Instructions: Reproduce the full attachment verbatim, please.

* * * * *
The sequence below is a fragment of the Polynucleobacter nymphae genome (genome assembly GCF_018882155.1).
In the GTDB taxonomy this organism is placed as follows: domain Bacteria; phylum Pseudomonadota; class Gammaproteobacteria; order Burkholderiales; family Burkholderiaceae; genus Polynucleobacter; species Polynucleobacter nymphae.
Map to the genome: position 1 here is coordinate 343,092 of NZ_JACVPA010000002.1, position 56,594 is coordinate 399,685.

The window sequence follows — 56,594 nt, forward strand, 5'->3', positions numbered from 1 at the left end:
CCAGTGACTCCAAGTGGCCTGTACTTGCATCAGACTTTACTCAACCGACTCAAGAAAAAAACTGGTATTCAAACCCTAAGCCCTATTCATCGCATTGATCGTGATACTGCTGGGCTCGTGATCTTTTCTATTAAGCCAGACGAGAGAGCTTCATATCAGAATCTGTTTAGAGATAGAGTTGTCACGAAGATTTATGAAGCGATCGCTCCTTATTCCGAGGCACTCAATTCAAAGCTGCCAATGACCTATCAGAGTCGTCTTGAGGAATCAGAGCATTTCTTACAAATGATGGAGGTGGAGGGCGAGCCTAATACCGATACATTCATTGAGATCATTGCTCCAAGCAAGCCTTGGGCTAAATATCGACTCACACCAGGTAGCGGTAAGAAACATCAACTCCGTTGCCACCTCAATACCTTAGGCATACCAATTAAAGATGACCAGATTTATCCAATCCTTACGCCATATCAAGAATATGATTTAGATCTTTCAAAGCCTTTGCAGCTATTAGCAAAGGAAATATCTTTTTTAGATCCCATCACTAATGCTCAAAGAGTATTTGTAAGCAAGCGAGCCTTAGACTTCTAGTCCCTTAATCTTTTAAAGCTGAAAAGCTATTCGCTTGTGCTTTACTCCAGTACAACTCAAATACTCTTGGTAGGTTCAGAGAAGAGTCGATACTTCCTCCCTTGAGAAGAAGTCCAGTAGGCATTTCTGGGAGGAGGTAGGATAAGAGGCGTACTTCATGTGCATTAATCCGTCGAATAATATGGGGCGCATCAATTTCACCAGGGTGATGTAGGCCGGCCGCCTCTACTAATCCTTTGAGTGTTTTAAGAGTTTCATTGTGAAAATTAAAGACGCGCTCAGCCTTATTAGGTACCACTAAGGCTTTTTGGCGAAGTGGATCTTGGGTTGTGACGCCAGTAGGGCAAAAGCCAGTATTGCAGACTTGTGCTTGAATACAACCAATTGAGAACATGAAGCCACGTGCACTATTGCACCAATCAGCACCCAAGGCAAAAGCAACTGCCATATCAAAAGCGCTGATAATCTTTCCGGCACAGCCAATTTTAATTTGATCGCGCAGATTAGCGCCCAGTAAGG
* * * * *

The sequence below is a fragment of the Polynucleobacter nymphae genome (genome assembly GCF_018882155.1).
In the GTDB taxonomy this organism is placed as follows: domain Bacteria; phylum Pseudomonadota; class Gammaproteobacteria; order Burkholderiales; family Burkholderiaceae; genus Polynucleobacter; species Polynucleobacter nymphae.
Map to the genome: position 1 here is coordinate 343,092 of NZ_JACVPA010000002.1, position 56,594 is coordinate 399,685.

The window sequence follows — 56,594 nt, forward strand, 5'->3', positions numbered from 1 at the left end:
CCAGTGACTCCAAGTGGCCTGTACTTGCATCAGACTTTACTCAACCGACTCAAGAAAAAAACTGGTATTCAAACCCTAAGCCCTATTCATCGCATTGATCGTGATACTGCTGGGCTCGTGATCTTTTCTATTAAGCCAGACGAGAGAGCTTCATATCAGAATCTGTTTAGAGATAGAGTTGTCACGAAGATTTATGAAGCGATCGCTCCTTATTCCGAGGCACTCAATTCAAAGCTGCCAATGACCTATCAGAGTCGTCTTGAGGAATCAGAGCATTTCTTACAAATGATGGAGGTGGAGGGCGAGCCTAATACCGATACATTCATTGAGATCATTGCTCCAAGCAAGCCTTGGGCTAAATATCGACTCACACCAGGTAGCGGTAAGAAACATCAACTCCGTTGCCACCTCAATACCTTAGGCATACCAATTAAAGATGACCAGATTTATCCAATCCTTACGCCATATCAAGAATATGATTTAGATCTTTCAAAGCCTTTGCAGCTATTAGCAAAGGAAATATCTTTTTTAGATCCCATCACTAATGCTCAAAGAGTATTTGTAAGCAAGCGAGCCTTAGACTTCTAGTCCCTTAATCTTTTAAAGCTGAAAAGCTATTCGCTTGTGCTTTACTCCAGTACAACTCAAATACTCTTGGTAGGTTCAGAGAAGAGTCGATACTTCCTCCCTTGAGAAGAAGTCCAGTAGGCATTTCTGGGAGGAGGTAGGATAAGAGGCGTACTTCATGTGCATTAATCCGTCGAATAATATGGGGCGCATCAATTTCACCAGGGTGATGTAGGCCGGCCGCCTCTACTAATCCTTTGAGTGTTTTAAGAGTTTCATTGTGAAAATTAAAGACGCGCTCAGCCTTATTAGGTACCACTAAGGCTTTTTGGCGAAGTGGATCTTGGGTTGTGACGCCAGTAGGGCAAAAGCCAGTATTGCAGACTTGTGCTTGAATACAACCAATTGAGAACATGAAGCCACGTGCACTATTGCACCAATCAGCACCCAAGGCAAAAGCAACTGCCATATCAAAAGCGCTGATAATCTTTCCGGCACAGCCAATTTTAATTTGATCGCGCAGATTAGCGCCCAGTAAGG